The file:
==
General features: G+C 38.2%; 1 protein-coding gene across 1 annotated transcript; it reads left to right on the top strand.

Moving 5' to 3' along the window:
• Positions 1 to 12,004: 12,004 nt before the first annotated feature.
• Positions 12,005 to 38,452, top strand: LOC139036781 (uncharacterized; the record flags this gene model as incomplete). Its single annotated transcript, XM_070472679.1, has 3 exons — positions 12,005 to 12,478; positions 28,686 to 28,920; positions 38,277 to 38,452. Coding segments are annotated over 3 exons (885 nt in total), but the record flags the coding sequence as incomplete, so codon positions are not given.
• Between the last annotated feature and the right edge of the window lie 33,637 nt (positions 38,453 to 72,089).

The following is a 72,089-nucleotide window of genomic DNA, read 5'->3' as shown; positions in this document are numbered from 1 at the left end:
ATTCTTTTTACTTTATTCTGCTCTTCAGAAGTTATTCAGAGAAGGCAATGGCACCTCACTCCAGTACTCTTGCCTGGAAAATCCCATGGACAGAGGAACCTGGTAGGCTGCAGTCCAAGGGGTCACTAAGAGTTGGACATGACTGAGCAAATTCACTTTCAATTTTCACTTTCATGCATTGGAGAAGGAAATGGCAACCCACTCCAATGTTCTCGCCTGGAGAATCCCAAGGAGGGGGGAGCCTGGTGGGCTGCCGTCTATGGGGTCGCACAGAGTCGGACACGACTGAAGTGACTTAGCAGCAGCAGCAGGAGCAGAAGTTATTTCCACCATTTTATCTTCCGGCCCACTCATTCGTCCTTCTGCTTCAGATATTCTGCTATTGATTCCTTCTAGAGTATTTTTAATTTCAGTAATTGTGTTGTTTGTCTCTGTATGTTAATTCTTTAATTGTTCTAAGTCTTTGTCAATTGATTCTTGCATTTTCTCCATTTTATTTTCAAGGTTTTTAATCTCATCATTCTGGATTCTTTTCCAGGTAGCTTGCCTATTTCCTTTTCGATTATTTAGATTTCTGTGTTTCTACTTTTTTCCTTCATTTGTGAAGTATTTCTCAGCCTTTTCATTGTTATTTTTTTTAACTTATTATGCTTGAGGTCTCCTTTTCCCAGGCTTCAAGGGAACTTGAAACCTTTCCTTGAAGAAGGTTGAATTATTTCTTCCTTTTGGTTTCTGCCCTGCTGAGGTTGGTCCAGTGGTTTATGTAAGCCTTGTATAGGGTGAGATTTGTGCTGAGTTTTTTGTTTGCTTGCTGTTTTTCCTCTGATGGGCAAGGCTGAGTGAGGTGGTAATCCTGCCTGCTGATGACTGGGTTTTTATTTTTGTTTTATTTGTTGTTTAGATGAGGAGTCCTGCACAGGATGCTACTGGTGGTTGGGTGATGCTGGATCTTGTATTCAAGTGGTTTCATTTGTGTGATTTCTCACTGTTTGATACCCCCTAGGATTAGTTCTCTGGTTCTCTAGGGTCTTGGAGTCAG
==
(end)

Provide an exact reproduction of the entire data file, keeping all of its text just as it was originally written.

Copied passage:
General features: G+C 38.2%; 1 protein-coding gene across 1 annotated transcript; it reads left to right on the top strand.

Moving 5' to 3' along the window:
• Positions 1 to 12,004: 12,004 nt before the first annotated feature.
• Positions 12,005 to 38,452, top strand: LOC139036781 (uncharacterized; the record flags this gene model as incomplete). Its single annotated transcript, XM_070472679.1, has 3 exons — positions 12,005 to 12,478; positions 28,686 to 28,920; positions 38,277 to 38,452. Coding segments are annotated over 3 exons (885 nt in total), but the record flags the coding sequence as incomplete, so codon positions are not given.
• Between the last annotated feature and the right edge of the window lie 33,637 nt (positions 38,453 to 72,089).

The following is a 72,089-nucleotide window of genomic DNA, read 5'->3' as shown; positions in this document are numbered from 1 at the left end:
ATTCTTTTTACTTTATTCTGCTCTTCAGAAGTTATTCAGAGAAGGCAATGGCACCTCACTCCAGTACTCTTGCCTGGAAAATCCCATGGACAGAGGAACCTGGTAGGCTGCAGTCCAAGGGGTCACTAAGAGTTGGACATGACTGAGCAAATTCACTTTCAATTTTCACTTTCATGCATTGGAGAAGGAAATGGCAACCCACTCCAATGTTCTCGCCTGGAGAATCCCAAGGAGGGGGGAGCCTGGTGGGCTGCCGTCTATGGGGTCGCACAGAGTCGGACACGACTGAAGTGACTTAGCAGCAGCAGCAGGAGCAGAAGTTATTTCCACCATTTTATCTTCCGGCCCACTCATTCGTCCTTCTGCTTCAGATATTCTGCTATTGATTCCTTCTAGAGTATTTTTAATTTCAGTAATTGTGTTGTTTGTCTCTGTATGTTAATTCTTTAATTGTTCTAAGTCTTTGTCAATTGATTCTTGCATTTTCTCCATTTTATTTTCAAGGTTTTTAATCTCATCATTCTGGATTCTTTTCCAGGTAGCTTGCCTATTTCCTTTTCGATTATTTAGATTTCTGTGTTTCTACTTTTTTCCTTCATTTGTGAAGTATTTCTCAGCCTTTTCATTGTTATTTTTTTTAACTTATTATGCTTGAGGTCTCCTTTTCCCAGGCTTCAAGGGAACTTGAAACCTTTCCTTGAAGAAGGTTGAATTATTTCTTCCTTTTGGTTTCTGCCCTGCTGAGGTTGGTCCAGTGGTTTATGTAAGCCTTGTATAGGGTGAGATTTGTGCTGAGTTTTTTGTTTGCTTGCTGTTTTTCCTCTGATGGGCAAGGCTGAGTGAGGTGGTAATCCTGCCTGCTGATGACTGGGTTTTTATTTTTGTTTTATTTGTTGTTTAGATGAGGAGTCCTGCACAGGATGCTACTGGTGGTTGGGTGATGCTGGATCTTGTATTCAAGTGGTTTCATTTGTGTGATTTCTCACTGTTTGATACCCCCTAGGATTAGTTCTCTGGTTCTCTAGGGTCTTGGAGTCAG